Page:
Desmoid Tumor

National Organization for Rare Disorders, Inc.

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It is possible that the main title of the report Desmoid Tumor is not the name you expected.

Disorder Subdivisions

  • None

General Discussion

Desmoid tumor commonly develops in the fibrous (connective) tissue of the body that forms tendons and ligaments, usually in the arms, legs or midsection, and also in the head and neck. These tissues of the body connect, support, and surround other body parts and organs. The myofibroblast is the cell considered to be responsible for the development of desmoid tumor. Regardless of its scientific classification, a desmoid tumor can be invasive to surrounding tissues and difficult to control. Desmoid tumors can develop virtually at any body site. Superficial desmoids tend to be less aggressive than deep desmoids (abdominal, extra abdominal, mesenteric). These tumors look like dense scar tissue and just like scar tissue, they adhere tenaciously to surrounding structures and organs, and, thus they are commonly difficult to remove. Surgery has been the traditional main mode of therapy for desmoid tumors but up to 20-50% of these tumors recur after surgery.
The Greek word "desmos" which means tendon or band like has been the origin of the term desmoid and was coined by Muller in 1838. Desmoid tumor is called an aggressive fibromatosis as it has similarities with a malignant (cancerous) tumor called fibrosarcoma. However, it is considered benign because it does not metastasize (spread) to other parts of the body.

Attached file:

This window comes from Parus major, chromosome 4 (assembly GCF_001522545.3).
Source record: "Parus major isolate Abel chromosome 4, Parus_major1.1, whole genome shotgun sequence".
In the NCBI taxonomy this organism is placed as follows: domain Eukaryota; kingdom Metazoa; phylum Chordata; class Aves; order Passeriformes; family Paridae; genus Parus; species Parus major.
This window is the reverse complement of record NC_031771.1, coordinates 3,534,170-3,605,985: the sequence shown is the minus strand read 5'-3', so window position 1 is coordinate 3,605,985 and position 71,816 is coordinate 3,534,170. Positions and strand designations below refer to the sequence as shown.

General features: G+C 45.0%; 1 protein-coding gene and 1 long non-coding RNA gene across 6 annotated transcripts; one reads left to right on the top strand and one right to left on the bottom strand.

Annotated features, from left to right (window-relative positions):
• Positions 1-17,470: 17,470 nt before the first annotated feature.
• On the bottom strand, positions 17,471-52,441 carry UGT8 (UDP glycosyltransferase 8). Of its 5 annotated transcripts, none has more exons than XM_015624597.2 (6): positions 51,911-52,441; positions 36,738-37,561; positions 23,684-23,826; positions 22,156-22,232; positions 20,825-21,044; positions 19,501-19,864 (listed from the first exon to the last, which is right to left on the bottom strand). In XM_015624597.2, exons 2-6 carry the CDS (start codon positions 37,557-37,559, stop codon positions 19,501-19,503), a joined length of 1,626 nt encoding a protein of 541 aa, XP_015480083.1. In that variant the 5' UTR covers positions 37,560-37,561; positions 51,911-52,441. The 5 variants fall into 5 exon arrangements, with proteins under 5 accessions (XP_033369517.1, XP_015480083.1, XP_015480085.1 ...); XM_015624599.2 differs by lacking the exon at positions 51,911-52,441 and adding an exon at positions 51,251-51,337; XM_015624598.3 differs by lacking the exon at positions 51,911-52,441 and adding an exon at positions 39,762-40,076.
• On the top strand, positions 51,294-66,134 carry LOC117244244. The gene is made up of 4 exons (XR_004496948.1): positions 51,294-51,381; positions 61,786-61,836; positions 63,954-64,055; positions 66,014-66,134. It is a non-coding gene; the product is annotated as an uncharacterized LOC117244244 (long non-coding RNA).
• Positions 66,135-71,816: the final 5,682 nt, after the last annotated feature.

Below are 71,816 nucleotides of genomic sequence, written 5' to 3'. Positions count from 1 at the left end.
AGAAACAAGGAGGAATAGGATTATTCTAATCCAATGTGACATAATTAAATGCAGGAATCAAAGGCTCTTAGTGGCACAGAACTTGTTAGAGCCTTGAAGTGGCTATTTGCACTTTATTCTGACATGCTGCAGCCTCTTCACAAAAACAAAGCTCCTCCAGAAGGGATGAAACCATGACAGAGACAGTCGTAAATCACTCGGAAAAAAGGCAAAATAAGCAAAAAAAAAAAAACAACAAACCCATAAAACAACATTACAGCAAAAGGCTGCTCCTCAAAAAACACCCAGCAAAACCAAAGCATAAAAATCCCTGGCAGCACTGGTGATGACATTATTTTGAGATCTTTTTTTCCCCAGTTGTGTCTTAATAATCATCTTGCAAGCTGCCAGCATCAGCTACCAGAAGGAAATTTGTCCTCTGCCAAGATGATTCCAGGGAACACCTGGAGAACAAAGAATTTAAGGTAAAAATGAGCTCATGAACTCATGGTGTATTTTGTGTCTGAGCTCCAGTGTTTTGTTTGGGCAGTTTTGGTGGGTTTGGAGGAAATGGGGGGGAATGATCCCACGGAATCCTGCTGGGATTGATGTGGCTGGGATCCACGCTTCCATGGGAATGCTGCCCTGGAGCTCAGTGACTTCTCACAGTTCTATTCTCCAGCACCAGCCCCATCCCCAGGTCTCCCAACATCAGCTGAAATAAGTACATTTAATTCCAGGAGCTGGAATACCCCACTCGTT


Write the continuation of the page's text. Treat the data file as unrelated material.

Supporting Organizations

American Cancer Society, Inc.

250 Williams NW St
Ste 6000
Atlanta, GA 30303
Tel: (404)320-3333
Tel: (800)227-2345

Desmoid Tumor Research Foundation

P.O. Box 273
Suffern, NY 10901
Tel: (914)262-6595
Fax: (845)369-8302

Genetic and Rare Diseases (GARD) Information Center

PO Box 8126
Gaithersburg, MD 20898-8126
Tel: (301)251-4925
Fax: (301)251-4911
Tel: (888)205-2311

For a Complete Report

This is an abstract of a report from the National Organization for Rare Disorders (NORD). For a full-text version of this report, go to and click on Rare Disease Database under "Rare Disease Information".

The information provided in this report is not intended for diagnostic purposes. It is provided for informational purposes only.

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Last Updated:  5/26/2015
Copyright  2015 National Organization for Rare Disorders, Inc.